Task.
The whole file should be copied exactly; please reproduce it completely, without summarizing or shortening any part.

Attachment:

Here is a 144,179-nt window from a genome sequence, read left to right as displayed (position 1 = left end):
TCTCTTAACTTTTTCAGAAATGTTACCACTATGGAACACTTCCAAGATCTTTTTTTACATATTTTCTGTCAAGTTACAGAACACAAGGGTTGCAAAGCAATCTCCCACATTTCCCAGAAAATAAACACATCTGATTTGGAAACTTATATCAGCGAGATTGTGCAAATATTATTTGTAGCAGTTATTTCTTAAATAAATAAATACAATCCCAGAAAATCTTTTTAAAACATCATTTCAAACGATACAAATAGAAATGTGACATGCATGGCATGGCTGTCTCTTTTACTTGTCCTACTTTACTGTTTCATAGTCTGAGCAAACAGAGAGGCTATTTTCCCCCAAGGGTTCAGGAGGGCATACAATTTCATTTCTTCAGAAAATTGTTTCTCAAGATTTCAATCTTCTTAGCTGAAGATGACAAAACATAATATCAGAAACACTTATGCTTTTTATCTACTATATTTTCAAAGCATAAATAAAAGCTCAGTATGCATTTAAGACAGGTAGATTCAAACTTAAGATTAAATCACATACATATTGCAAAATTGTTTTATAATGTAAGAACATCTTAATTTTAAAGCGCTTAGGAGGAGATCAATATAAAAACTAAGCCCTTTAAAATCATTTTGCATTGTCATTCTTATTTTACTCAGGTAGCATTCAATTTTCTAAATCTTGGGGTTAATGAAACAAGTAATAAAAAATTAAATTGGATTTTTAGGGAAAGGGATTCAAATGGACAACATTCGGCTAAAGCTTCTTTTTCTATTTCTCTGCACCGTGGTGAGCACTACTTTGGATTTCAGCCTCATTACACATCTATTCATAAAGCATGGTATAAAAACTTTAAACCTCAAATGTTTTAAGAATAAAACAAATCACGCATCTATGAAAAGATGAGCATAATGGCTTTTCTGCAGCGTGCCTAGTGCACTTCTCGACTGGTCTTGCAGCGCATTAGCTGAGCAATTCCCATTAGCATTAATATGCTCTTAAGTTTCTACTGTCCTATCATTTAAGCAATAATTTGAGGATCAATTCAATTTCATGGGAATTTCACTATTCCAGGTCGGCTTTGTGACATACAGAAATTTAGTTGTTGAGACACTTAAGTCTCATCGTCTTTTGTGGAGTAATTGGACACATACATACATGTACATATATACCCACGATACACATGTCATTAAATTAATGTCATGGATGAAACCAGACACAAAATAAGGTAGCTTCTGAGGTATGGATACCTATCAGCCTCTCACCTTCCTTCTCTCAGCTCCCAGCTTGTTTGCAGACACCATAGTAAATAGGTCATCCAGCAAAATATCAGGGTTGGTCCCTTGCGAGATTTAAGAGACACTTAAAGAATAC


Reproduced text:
Here is a 144,179-nt window from a genome sequence, read left to right as displayed (position 1 = left end):
TCTCTTAACTTTTTCAGAAATGTTACCACTATGGAACACTTCCAAGATCTTTTTTTACATATTTTCTGTCAAGTTACAGAACACAAGGGTTGCAAAGCAATCTCCCACATTTCCCAGAAAATAAACACATCTGATTTGGAAACTTATATCAGCGAGATTGTGCAAATATTATTTGTAGCAGTTATTTCTTAAATAAATAAATACAATCCCAGAAAATCTTTTTAAAACATCATTTCAAACGATACAAATAGAAATGTGACATGCATGGCATGGCTGTCTCTTTTACTTGTCCTACTTTACTGTTTCATAGTCTGAGCAAACAGAGAGGCTATTTTCCCCCAAGGGTTCAGGAGGGCATACAATTTCATTTCTTCAGAAAATTGTTTCTCAAGATTTCAATCTTCTTAGCTGAAGATGACAAAACATAATATCAGAAACACTTATGCTTTTTATCTACTATATTTTCAAAGCATAAATAAAAGCTCAGTATGCATTTAAGACAGGTAGATTCAAACTTAAGATTAAATCACATACATATTGCAAAATTGTTTTATAATGTAAGAACATCTTAATTTTAAAGCGCTTAGGAGGAGATCAATATAAAAACTAAGCCCTTTAAAATCATTTTGCATTGTCATTCTTATTTTACTCAGGTAGCATTCAATTTTCTAAATCTTGGGGTTAATGAAACAAGTAATAAAAAATTAAATTGGATTTTTAGGGAAAGGGATTCAAATGGACAACATTCGGCTAAAGCTTCTTTTTCTATTTCTCTGCACCGTGGTGAGCACTACTTTGGATTTCAGCCTCATTACACATCTATTCATAAAGCATGGTATAAAAACTTTAAACCTCAAATGTTTTAAGAATAAAACAAATCACGCATCTATGAAAAGATGAGCATAATGGCTTTTCTGCAGCGTGCCTAGTGCACTTCTCGACTGGTCTTGCAGCGCATTAGCTGAGCAATTCCCATTAGCATTAATATGCTCTTAAGTTTCTACTGTCCTATCATTTAAGCAATAATTTGAGGATCAATTCAATTTCATGGGAATTTCACTATTCCAGGTCGGCTTTGTGACATACAGAAATTTAGTTGTTGAGACACTTAAGTCTCATCGTCTTTTGTGGAGTAATTGGACACATACATACATGTACATATATACCCACGATACACATGTCATTAAATTAATGTCATGGATGAAACCAGACACAAAATAAGGTAGCTTCTGAGGTATGGATACCTATCAGCCTCTCACCTTCCTTCTCTCAGCTCCCAGCTTGTTTGCAGACACCATAGTAAATAGGTCATCCAGCAAAATATCAGGGTTGGTCCCTTGCGAGATTTAAGAGACACTTAAAGAATAC